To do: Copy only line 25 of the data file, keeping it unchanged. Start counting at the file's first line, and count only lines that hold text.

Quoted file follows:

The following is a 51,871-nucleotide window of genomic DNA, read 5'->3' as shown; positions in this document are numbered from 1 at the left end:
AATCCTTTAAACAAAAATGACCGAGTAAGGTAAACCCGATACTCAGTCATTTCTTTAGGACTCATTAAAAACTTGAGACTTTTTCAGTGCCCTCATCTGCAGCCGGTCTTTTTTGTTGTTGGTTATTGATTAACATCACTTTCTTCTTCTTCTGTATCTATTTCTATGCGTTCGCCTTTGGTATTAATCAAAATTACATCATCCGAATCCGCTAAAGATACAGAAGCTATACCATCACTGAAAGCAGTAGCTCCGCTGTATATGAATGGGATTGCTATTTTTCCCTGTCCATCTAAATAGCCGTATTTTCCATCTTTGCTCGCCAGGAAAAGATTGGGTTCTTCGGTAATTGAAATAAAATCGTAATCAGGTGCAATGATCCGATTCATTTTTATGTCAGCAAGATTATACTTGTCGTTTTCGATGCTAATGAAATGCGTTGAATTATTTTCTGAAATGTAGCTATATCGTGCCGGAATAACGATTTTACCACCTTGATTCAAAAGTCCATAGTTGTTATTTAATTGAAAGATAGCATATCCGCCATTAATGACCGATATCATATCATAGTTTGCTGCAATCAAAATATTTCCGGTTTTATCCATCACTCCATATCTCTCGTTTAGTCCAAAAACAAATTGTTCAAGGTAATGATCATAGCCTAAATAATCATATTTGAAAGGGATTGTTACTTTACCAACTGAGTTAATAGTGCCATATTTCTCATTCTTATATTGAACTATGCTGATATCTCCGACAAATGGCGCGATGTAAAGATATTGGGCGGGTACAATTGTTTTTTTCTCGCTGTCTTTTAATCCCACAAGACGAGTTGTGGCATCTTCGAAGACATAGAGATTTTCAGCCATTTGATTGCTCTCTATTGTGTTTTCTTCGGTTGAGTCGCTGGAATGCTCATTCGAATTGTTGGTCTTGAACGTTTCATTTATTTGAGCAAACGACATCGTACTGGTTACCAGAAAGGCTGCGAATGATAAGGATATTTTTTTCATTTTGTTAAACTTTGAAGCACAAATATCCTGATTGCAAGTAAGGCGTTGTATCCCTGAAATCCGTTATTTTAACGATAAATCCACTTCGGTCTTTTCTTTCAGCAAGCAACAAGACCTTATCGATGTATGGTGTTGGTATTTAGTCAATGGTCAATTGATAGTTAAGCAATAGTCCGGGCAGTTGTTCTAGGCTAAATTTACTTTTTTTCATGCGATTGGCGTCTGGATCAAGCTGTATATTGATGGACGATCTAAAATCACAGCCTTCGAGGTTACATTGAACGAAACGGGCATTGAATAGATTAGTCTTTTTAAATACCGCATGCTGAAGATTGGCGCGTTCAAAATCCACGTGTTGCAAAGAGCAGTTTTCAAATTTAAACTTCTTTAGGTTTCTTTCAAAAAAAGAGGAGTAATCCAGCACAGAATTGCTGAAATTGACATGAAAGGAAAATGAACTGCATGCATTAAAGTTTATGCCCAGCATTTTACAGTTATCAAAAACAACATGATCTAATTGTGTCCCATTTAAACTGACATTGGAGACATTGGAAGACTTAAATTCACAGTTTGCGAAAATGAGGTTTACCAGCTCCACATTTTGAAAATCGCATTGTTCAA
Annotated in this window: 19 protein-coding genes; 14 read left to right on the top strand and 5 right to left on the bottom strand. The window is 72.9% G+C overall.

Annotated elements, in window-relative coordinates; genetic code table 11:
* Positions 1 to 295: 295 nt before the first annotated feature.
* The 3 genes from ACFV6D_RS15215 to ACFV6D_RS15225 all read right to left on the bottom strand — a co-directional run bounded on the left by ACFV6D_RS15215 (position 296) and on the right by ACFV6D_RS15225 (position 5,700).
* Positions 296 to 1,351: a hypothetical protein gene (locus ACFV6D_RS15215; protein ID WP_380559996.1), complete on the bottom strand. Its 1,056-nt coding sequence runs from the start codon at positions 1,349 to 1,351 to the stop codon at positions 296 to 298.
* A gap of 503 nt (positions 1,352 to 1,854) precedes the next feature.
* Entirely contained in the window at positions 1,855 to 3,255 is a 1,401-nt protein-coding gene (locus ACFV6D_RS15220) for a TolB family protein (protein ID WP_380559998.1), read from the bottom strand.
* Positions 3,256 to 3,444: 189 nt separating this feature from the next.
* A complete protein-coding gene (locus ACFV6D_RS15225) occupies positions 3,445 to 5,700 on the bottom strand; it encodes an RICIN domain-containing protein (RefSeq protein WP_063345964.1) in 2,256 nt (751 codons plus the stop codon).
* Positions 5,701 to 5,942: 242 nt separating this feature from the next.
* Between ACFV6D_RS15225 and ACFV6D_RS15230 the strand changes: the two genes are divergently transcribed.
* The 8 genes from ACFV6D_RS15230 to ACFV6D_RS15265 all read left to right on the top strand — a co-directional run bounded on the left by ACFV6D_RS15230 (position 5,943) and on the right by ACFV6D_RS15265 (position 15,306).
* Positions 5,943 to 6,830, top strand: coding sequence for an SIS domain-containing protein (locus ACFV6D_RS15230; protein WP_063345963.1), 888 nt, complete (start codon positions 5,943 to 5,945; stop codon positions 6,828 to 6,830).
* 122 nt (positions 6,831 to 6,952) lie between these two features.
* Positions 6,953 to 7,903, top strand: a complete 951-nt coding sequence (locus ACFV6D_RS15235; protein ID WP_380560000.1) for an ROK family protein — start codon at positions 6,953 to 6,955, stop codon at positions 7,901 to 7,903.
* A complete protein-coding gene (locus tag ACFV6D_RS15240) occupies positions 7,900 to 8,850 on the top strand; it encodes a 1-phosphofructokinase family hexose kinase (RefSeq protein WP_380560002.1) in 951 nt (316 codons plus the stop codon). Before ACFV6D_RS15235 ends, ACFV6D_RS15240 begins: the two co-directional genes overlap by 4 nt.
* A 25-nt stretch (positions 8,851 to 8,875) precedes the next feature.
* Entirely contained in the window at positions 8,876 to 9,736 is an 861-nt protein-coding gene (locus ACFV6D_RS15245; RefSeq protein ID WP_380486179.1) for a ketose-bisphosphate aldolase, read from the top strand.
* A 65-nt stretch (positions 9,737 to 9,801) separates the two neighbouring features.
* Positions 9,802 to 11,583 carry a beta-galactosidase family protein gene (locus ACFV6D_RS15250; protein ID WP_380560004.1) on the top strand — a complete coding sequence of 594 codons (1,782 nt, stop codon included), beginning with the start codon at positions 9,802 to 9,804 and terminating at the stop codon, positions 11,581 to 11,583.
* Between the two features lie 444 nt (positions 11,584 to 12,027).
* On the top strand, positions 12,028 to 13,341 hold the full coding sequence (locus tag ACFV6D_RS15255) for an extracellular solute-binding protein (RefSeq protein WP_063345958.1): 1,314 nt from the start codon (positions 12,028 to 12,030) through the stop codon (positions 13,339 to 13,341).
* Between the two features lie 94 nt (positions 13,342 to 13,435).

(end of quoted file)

* Between the two features lie 94 nt (positions 13,342 to 13,435).